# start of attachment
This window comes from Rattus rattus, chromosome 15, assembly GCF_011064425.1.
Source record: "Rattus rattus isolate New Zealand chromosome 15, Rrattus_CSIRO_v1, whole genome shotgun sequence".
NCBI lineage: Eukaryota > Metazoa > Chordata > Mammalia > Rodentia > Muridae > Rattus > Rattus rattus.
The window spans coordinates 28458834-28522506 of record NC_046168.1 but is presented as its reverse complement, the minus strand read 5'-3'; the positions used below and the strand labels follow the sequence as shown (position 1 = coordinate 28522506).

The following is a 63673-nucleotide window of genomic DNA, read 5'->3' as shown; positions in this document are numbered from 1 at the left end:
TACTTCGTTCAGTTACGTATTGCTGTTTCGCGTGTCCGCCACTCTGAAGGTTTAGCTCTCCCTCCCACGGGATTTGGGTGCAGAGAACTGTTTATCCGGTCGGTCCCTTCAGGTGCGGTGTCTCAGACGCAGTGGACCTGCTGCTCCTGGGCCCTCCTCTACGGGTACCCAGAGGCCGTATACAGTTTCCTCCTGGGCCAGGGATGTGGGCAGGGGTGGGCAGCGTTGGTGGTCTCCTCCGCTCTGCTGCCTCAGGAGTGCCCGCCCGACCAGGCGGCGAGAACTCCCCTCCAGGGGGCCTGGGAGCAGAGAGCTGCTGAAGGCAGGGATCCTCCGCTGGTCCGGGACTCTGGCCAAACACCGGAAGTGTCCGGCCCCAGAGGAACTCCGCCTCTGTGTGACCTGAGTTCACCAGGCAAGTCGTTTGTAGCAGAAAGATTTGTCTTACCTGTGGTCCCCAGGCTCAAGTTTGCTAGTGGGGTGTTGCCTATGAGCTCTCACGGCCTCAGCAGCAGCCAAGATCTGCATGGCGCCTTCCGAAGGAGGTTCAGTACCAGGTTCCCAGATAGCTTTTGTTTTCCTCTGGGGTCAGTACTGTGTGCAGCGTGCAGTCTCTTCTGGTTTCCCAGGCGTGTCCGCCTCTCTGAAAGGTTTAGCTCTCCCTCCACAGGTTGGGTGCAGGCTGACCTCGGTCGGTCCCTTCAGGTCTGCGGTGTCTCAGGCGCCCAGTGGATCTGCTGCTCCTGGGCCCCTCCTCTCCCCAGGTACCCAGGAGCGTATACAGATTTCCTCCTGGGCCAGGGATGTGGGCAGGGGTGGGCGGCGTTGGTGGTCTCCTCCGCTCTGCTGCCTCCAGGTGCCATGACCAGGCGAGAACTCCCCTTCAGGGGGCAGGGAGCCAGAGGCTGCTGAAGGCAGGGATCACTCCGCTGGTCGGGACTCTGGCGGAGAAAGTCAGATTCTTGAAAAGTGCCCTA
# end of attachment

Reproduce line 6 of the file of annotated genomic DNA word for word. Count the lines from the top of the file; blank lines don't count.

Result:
TACTTCGTTCAGTTACGTATTGCTGTTTCGCGTGTCCGCCACTCTGAAGGTTTAGCTCTCCCTCCCACGGGATTTGGGTGCAGAGAACTGTTTATCCGGTCGGTCCCTTCAGGTGCGGTGTCTCAGACGCAGTGGACCTGCTGCTCCTGGGCCCTCCTCTACGGGTACCCAGAGGCCGTATACAGTTTCCTCCTGGGCCAGGGATGTGGGCAGGGGTGGGCAGCGTTGGTGGTCTCCTCCGCTCTGCTGCCTCAGGAGTGCCCGCCCGACCAGGCGGCGAGAACTCCCCTCCAGGGGGCCTGGGAGCAGAGAGCTGCTGAAGGCAGGGATCCTCCGCTGGTCCGGGACTCTGGCCAAACACCGGAAGTGTCCGGCCCCAGAGGAACTCCGCCTCTGTGTGACCTGAGTTCACCAGGCAAGTCGTTTGTAGCAGAAAGATTTGTCTTACCTGTGGTCCCCAGGCTCAAGTTTGCTAGTGGGGTGTTGCCTATGAGCTCTCACGGCCTCAGCAGCAGCCAAGATCTGCATGGCGCCTTCCGAAGGAGGTTCAGTACCAGGTTCCCAGATAGCTTTTGTTTTCCTCTGGGGTCAGTACTGTGTGCAGCGTGCAGTCTCTTCTGGTTTCCCAGGCGTGTCCGCCTCTCTGAAAGGTTTAGCTCTCCCTCCACAGGTTGGGTGCAGGCTGACCTCGGTCGGTCCCTTCAGGTCTGCGGTGTCTCAGGCGCCCAGTGGATCTGCTGCTCCTGGGCCCCTCCTCTCCCCAGGTACCCAGGAGCGTATACAGATTTCCTCCTGGGCCAGGGATGTGGGCAGGGGTGGGCGGCGTTGGTGGTCTCCTCCGCTCTGCTGCCTCCAGGTGCCATGACCAGGCGAGAACTCCCCTTCAGGGGGCAGGGAGCCAGAGGCTGCTGAAGGCAGGGATCACTCCGCTGGTCGGGACTCTGGCGGAGAAAGTCAGATTCTTGAAAAGTGCCCTA